Appeal court rejects mother’s arguments, not raised before lower court
In a recent case, the Court of Appeal for Ontario declined to terminate a settlement agreement that both parties entered with the advice of counsel and complied with for several years.
In Dembo v. Hannas, 2020 ONCA 564, the parties married in 1996 and separated in 2003. Their daughter E, born in 1996, was dependent on the parties due to learning disabilities, developmental delays and cognitive impairments.
The parties executed a settlement agreement in 2015 which would bar them from filing claims against each other. One of the provisions of the agreement stated that the parties would jointly hire an expert who would assist them in ensuring that E would continue to receive benefits from the Ontario Disability Support Program and from other government funding initiatives. While the settlement agreement was not made into a final order, both parties adhered to its terms over the next several years.
The parties retained an expert in disability law who issued recommendations on how to amend the settlement agreement to address the possible risk of compromising E’s ability to receive disability benefits. In May 2018, the appellant mother contended that the settlement agreement was not binding.
The Ontario Superior Court of Justice held that the settlement agreement amounted to a binding separation agreement pursuant to ss. 54 and 55 of the Family Law Act, R.S.O. 1990, c. F.3 because there was a meeting of the minds on the essential terms. The agreement settled the outstanding issues between the parties, the motion judge said.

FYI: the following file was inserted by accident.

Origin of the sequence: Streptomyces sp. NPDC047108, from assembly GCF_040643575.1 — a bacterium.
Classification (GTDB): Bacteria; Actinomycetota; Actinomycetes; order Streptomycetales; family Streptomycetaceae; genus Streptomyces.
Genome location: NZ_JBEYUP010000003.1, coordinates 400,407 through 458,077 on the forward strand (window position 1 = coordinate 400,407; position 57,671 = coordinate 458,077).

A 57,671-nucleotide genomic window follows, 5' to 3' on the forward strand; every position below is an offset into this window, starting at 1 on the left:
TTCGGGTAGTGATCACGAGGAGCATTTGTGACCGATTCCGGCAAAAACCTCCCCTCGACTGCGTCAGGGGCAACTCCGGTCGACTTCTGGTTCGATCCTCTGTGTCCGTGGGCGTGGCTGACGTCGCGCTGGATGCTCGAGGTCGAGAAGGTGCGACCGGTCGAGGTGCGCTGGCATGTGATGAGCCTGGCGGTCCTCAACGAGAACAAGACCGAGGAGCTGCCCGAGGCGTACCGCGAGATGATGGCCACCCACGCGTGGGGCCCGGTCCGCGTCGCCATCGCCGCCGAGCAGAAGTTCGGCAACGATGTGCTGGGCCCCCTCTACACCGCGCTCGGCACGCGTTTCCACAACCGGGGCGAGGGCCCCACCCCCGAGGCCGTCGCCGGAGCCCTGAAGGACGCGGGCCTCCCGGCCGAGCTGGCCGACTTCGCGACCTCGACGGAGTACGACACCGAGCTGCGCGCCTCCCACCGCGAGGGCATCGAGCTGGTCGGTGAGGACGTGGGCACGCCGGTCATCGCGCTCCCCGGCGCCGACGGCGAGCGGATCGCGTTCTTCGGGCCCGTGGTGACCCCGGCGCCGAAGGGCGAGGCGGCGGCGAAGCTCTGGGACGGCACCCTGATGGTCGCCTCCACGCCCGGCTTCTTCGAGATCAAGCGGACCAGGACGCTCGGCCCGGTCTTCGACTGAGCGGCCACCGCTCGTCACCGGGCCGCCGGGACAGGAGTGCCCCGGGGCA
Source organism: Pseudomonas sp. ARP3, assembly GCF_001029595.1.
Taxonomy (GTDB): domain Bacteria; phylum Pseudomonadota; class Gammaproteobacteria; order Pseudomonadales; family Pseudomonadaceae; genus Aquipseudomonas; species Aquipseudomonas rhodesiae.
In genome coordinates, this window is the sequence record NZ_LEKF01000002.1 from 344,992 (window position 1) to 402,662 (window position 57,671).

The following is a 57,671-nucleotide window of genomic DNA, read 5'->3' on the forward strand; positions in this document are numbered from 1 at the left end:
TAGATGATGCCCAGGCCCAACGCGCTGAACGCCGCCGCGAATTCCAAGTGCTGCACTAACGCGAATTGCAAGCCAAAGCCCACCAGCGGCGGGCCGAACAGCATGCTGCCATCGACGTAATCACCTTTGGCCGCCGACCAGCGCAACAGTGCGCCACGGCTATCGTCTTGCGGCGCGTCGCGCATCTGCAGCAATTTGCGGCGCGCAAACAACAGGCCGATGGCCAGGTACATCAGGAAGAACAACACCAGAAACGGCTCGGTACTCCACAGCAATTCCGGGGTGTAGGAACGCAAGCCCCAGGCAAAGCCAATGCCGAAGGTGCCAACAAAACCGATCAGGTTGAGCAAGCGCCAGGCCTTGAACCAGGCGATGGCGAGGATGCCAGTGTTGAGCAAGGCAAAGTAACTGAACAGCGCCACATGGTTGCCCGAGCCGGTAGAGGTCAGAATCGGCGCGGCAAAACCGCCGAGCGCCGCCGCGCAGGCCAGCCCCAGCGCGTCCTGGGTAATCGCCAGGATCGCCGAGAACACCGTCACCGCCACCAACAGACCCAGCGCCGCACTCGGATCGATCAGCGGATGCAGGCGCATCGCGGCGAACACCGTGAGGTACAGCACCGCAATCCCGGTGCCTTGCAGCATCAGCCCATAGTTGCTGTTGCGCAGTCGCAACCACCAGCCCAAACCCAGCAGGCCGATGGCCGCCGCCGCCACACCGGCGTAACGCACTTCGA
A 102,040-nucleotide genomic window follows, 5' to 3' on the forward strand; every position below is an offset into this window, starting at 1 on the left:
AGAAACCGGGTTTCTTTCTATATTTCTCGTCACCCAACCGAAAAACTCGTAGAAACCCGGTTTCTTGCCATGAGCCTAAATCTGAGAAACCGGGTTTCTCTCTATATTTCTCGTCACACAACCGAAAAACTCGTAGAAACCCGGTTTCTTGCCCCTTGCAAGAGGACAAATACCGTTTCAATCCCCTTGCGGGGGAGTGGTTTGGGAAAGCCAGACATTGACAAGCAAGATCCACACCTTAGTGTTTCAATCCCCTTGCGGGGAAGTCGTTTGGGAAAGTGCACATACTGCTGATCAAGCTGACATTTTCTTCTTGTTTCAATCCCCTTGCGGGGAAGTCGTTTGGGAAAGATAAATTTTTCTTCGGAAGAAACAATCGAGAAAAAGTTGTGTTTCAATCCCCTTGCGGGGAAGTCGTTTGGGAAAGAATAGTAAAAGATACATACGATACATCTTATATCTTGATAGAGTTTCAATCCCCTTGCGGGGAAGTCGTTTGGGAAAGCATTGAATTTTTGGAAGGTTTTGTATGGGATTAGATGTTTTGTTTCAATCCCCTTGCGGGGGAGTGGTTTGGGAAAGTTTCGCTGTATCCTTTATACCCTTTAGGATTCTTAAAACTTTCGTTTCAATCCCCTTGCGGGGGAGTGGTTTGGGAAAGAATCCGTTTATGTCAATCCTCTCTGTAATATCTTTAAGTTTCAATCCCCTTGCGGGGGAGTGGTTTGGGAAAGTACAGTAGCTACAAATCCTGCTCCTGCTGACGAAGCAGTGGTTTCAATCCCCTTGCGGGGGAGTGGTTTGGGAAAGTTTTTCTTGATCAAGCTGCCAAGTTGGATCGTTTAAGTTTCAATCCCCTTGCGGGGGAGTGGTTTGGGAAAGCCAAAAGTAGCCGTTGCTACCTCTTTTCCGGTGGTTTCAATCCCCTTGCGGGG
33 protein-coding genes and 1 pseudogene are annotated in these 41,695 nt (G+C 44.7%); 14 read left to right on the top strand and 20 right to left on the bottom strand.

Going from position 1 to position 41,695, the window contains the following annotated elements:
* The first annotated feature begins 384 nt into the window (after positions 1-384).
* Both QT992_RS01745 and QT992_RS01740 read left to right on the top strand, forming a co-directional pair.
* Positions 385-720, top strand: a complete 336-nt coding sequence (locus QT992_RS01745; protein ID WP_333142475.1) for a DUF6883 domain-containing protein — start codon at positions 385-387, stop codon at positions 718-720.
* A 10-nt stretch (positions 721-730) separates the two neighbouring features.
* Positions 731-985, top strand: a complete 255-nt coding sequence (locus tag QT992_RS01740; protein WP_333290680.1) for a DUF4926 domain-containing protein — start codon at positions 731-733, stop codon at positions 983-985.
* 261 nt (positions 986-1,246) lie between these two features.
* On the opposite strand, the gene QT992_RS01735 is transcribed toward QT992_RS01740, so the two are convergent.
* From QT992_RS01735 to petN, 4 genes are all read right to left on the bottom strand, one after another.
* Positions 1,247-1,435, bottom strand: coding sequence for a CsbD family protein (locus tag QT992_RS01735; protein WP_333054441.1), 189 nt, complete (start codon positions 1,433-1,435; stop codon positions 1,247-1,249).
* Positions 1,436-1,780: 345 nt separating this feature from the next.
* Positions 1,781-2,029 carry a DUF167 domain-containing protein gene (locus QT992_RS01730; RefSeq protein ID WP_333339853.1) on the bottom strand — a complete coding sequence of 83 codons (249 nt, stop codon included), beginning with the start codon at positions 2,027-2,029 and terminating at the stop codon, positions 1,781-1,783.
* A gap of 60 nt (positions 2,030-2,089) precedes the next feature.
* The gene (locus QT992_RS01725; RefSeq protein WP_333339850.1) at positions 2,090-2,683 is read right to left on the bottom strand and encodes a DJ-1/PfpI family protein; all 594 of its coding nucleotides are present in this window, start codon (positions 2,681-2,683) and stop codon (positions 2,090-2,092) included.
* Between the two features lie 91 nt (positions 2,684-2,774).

The mother appealed from this decision, contending that paragraph 22 of the settlement agreement was a simple condition which created an implied right to terminate the agreement if E’s continued ODSP eligibility was at risk. She also argued that the motion judge should have exercised her discretion to refuse to enforce the settlement agreement.
The Court of Appeal for Ontario dismissed the mother’s appeal and rejected the mother’s arguments on the basis that she had raised neither of these arguments before the Superior Court. The appeal court applied the general rule that appellants cannot raise new issues on appeal because the appeal court did not find that it would be in the interests of justice to allow the exception.
Regarding the first argument, the appeal court said that the right to terminate an agreement to deal with a speculative risk should not be lightly implied from paragraph 22 of the settlement agreement. The appeal court also noted that the parties entered the agreement with the assistance of their lawyers and honoured the agreement for many years.
As to the second argument, the appeal court stressed that the court’s discretion to refrain from enforcing a settlement is limited because it is important for there to be certainty in the resolution of family disputes. The mother failed to show that it would be in E’s best interests to terminate the agreement and to litigate the issues due to a risk to E’s continued eligibility for disability benefits.
Aside from dismissing the mother’s appeal, the appeal court also awarded the respondent father costs of $15,000, inclusive of taxes and disbursements.